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Comps and craps16 July 2009
While I don't advocate playing casino games just to get comps — come on, you and I know that comps are really not worth the losses at casino games because it is far cheaper to just buy your food and not play any casino games — but I do realize that many craps players really have little idea of how their action is being rated or why they get the comps they get. The comp world becomes a magical mystical matter for many players.
I've received several letters recently from craps players wanting to know why they got what they got from the casinos they just played in. Universally, these players felt that their comps were much lower than what they expected — but they didn't know why.
Here is a brief primer on how a craps player could be rated. In some casinos there is a three-pronged rating system for craps:
1. "Good" players are those who make bets with 1.5% house edges, or less, and do not make any high-house-edge bets. These players are rated on a 1.5% loss of the total they wager and the return is anywhere from 30% to 40% of their theoretical loss. So if this player is expected to lose $100 during his playing time, the comp value will be between $30 and $40.
2. "Average" players are those who make the above bets plus bets with medium to somewhat high house edges between 1.5% but under 10%. The rater will estimate what this person averages based on viewing the bets and the return in comps will be between 30 and 40% of the player's theoretical loss. So the rater might rate this person as playing against a 5% house edge. If his loss comes to $500 in four hours, he will receive between $150 and $200 in comps.
3. "Action" players ("action" is a casino definition, our definition is ploppy!) will bet everything, even the worst bets at the craps table. These players will probably be rated as losing the most, perhaps 10% or more of their total action, and get 30 to 40% of their theoretical loss back in comps. So if they are going to lose $1,000 in four hours, the casino will comp them between $300 and $400.
Now, keep in mind that when you receive a free or discounted room from a casino, or a show, the cost of that room or show is subtracted from your comp totals. A free or discounted room or a show ticket is based on your past play, obviously. That money counts. The room isn't actually free nor is the show.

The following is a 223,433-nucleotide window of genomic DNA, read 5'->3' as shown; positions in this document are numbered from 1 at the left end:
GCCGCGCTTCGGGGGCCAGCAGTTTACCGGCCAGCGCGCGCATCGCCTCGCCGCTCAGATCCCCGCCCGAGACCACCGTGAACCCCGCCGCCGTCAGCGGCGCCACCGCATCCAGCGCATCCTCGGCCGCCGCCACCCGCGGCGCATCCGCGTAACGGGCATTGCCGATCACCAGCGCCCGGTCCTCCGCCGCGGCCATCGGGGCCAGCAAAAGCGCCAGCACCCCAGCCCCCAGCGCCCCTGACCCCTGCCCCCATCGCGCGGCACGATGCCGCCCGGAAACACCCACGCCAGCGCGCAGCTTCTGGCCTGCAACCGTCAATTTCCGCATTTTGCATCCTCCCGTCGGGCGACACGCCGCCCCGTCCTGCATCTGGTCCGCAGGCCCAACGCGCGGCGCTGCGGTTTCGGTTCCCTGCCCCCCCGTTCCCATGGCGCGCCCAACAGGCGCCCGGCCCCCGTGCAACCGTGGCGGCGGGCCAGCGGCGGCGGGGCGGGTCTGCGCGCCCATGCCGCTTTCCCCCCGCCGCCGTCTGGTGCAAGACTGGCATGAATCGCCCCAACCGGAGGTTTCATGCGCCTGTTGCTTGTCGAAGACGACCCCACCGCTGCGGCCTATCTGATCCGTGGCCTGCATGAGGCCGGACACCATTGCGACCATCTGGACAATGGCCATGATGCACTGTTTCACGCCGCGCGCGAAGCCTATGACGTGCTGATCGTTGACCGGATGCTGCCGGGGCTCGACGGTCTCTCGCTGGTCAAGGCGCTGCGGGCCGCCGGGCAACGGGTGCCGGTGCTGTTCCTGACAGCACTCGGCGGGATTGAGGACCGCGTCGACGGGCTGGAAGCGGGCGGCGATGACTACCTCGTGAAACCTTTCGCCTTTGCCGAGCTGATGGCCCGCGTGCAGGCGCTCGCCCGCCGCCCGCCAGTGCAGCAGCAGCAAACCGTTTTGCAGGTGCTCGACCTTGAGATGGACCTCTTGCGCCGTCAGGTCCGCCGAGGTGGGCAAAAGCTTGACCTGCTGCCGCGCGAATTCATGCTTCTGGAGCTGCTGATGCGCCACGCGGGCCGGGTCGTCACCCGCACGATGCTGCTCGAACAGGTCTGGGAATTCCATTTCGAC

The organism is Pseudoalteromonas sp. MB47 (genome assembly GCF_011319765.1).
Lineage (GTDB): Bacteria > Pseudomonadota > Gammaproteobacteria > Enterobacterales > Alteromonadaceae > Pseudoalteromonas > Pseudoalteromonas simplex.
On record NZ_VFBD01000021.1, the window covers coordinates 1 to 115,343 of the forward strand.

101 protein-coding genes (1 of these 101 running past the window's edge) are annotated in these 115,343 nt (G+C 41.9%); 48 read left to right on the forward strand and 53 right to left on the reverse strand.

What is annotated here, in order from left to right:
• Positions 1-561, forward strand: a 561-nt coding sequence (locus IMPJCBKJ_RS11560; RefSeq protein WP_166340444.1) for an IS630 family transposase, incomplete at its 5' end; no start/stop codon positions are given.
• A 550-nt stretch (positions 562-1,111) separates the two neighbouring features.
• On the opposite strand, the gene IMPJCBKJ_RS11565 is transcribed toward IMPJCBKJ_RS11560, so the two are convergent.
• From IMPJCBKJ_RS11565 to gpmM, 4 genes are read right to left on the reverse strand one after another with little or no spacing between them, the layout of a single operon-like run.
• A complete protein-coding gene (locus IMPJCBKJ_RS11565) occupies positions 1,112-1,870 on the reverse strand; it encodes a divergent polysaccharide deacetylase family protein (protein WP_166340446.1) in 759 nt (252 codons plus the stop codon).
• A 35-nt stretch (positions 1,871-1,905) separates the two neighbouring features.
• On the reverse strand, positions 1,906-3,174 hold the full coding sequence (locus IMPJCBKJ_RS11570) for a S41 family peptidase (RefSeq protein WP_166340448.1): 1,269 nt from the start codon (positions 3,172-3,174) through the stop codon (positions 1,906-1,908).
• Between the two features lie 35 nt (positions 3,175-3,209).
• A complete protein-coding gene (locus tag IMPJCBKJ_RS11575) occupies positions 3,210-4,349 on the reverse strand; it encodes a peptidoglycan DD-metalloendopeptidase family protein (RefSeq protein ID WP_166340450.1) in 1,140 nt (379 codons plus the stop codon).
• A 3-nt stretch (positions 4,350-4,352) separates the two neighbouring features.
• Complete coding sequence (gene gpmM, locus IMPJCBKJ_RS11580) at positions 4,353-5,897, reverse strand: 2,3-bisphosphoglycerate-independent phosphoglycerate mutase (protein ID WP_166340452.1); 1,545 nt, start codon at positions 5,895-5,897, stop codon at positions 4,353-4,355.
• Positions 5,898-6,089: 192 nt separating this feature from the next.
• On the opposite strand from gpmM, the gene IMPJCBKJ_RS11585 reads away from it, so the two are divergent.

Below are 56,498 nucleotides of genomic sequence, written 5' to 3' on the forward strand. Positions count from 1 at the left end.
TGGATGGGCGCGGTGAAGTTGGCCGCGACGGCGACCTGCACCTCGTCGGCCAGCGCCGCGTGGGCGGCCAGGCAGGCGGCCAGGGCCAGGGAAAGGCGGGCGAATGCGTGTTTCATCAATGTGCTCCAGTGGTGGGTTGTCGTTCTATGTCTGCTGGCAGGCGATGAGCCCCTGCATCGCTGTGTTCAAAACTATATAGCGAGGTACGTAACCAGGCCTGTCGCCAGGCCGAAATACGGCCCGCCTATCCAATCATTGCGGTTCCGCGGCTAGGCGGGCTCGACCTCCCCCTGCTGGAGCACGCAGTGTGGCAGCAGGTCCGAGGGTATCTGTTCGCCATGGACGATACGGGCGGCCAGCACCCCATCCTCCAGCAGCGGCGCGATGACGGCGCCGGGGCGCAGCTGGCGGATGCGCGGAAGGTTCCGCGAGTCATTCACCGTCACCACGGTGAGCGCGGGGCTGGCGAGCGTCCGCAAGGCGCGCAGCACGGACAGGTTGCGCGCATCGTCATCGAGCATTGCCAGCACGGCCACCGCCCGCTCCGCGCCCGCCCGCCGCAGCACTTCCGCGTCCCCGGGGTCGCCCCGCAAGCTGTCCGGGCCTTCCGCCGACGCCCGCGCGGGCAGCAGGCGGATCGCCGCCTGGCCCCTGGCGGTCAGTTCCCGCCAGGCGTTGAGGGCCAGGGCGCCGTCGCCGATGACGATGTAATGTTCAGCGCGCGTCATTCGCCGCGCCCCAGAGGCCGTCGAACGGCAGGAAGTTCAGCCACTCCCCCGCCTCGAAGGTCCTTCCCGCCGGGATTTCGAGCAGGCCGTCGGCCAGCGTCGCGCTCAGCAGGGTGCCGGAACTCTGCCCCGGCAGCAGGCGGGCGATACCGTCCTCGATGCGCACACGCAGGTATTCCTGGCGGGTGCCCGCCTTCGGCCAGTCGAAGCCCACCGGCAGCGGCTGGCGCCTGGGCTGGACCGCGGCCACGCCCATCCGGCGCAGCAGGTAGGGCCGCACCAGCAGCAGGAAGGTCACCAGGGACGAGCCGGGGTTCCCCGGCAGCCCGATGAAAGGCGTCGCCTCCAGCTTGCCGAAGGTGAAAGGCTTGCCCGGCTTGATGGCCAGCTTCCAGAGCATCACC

However, rather than doing a three-tiered system, some casinos merely manipulate the betting averages while giving the same percentage to all players. So if you are betting $60 on the 6 and 8, which is $120 in total action, instead of rating you at 1.5%, they merely use $60 or $30 (or whatever) as your average wager but they will give you a higher loss percentage on it (it will come out to almost the same thing as using 1.5% against $120).
One aspect of the comp game that eludes some players is the fact that the comps are not usually based on your real wins or losses in this or that session, this or that trip. The actual money you won or lost is not the same as your theoretical loss. The theoretical loss is based on math over the long haul of how you bet; it is an expected loss, not an actual loss. After all, players don't always lose when they go to the casinos or no players would ever go; any short-range play will usually be far different than your theoretical.
However, the theoretical works itself out the more you play. For the casinos, a given month on their floors will be close to the theoretical because of the millions of decisions that have been made at their games. Although a given individual's wins or losses might not be close to a theoretical in a given stretch of time, that is really no problem for the casino because the average of all those players conforms to exactly what the casino expects. You can't fool the math.
So what is the bottom line for craps players? If you are a "good" craps player don't expect the kind of comps that an "action" craps player gets. But look on the bright side. You will, in the long scheme of things, lose far less money than the "action" player whose comps can't come anywhere near what he loses in the casinos.
This article is provided by the Frank Scoblete Network. Melissa A. Kaplan is the network's managing editor. If you would like to use this article on your website, please contact Casino City Press, the exclusive web syndication outlet for the Frank Scoblete Network. To contact Frank, please e-mail him at email@example.com.
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